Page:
It doesn't help in the least that the screenplay, by Anya Kochoff, falls victim to some of the most depressing cliches of the Hollywood romantic comedy genre. If I never had to see another screen couple face the conflict of one of them walking in just at the precise moment when it seems as if the other is cheating on him or her with another man/woman, it wouldn't be soon enough. Conveniently, Charlie has a gay best friend (Adam Scott) and a gal pal (Annie Parisse) to talk to and confide in as they walk in and out of her apartment like meddling neighbors out of a sitcom. Even more discouraging is that "Monster-in-Law" is the type of movie where all problems could be solved in a matter of minutes if only the characters were smart enough to say the necessary things to clear up the problems. If this were so, of course, there wouldn't be enough material to fill up feature-length, which is a warning signal in and of itself that perhaps the story as written wasn't ready to be greenlit.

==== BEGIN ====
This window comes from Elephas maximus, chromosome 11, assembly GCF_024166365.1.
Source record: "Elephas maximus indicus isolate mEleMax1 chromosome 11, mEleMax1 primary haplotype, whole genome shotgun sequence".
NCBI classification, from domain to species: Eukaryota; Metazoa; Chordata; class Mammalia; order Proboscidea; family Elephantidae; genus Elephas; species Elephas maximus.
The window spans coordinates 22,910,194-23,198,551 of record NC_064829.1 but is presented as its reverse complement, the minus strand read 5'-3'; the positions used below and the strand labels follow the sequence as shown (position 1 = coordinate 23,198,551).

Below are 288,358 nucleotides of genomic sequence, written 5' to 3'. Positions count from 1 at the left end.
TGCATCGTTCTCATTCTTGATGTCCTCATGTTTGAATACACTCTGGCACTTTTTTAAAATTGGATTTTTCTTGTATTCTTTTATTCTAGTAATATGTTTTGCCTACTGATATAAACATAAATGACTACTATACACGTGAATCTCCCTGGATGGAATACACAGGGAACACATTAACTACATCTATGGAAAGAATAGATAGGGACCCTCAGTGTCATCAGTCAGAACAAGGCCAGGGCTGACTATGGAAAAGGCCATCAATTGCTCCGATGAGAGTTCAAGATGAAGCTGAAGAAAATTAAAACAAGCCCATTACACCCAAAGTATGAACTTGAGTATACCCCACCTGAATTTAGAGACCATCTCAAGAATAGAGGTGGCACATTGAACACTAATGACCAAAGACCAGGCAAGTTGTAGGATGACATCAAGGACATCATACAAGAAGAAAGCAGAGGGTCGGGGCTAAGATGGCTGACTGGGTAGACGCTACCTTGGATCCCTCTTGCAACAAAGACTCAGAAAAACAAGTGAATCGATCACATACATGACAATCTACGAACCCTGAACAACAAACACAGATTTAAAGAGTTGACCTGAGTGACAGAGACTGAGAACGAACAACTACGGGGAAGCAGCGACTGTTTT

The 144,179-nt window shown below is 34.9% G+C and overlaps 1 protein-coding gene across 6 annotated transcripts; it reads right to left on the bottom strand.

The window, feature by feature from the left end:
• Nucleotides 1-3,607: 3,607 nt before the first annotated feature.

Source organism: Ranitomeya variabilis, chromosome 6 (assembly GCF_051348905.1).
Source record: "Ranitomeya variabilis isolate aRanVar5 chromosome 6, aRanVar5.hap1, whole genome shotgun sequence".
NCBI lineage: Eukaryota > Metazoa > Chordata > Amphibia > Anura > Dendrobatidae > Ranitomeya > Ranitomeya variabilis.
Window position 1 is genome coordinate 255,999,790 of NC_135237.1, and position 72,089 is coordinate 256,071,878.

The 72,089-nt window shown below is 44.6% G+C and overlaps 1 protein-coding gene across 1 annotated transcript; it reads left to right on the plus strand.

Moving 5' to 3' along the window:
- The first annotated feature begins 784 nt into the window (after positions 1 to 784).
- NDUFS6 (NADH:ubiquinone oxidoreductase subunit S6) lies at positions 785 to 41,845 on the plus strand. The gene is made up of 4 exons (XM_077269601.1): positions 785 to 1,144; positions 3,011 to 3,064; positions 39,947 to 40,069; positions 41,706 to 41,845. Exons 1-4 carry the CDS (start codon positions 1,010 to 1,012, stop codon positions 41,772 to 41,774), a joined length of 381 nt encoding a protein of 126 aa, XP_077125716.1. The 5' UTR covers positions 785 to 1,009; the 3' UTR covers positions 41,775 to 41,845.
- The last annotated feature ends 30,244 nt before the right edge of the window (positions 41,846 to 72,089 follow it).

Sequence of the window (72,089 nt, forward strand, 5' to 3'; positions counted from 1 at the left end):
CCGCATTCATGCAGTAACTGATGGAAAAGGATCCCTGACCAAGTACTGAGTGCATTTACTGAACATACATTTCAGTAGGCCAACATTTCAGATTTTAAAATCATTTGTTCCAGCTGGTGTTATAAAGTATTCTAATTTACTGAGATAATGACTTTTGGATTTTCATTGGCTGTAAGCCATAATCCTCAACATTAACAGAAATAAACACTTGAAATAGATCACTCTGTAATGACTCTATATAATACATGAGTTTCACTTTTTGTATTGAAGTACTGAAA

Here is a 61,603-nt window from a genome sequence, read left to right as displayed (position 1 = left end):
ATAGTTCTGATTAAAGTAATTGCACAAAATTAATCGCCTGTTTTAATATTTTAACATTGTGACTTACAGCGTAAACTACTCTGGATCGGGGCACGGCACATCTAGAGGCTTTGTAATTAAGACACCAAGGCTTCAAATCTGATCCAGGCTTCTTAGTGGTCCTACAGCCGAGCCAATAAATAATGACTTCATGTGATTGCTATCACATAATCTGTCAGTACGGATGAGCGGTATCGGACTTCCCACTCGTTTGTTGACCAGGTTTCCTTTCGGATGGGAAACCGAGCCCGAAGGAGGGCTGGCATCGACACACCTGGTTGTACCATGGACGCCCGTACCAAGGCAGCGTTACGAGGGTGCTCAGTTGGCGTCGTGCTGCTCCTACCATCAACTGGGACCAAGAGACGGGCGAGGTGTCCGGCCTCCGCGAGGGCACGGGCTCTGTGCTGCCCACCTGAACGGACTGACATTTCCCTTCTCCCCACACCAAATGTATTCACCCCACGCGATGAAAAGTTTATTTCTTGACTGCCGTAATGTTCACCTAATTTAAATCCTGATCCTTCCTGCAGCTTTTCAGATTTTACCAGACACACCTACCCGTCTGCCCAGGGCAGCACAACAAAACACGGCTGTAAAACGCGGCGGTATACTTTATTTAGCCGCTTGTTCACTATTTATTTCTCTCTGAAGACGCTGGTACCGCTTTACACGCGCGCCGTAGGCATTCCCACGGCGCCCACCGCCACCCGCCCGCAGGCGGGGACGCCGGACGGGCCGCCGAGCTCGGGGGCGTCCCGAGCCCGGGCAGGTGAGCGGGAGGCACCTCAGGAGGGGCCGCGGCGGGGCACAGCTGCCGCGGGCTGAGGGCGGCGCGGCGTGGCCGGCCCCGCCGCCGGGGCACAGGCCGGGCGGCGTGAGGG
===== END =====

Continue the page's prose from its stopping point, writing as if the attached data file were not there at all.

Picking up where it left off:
If there is a saving grace in "Monster-in-Law," it comes in the form of a show-stopping return to acting for Jane Fonda, whose last film was 1990's "Stanley & Iris." Fonda is so deliriously off-kilter as the borderline-psychotic Viola, and she relishes stretching her comedic skills to such a degree, that she might as well be the only one in the movie when she is onscreen. Particularly funny is a scene in which she and Charlie end up sharing a bed together—an old setup for a joke last glimpsed in "Guess Who" that this time puts a fresh spin on it—and another where Charlie tries to watch "A Nightmare on Elm Street" on TV as Viola talks her ear off, criticizing the movie to a ridiculous degree and going off on unrelated, one-sided conversational tangents. If anyone has ever watched a movie with a grandparent, they will be able to more than relate to this latter sequence, making it all the more rib-ticklingly accurate.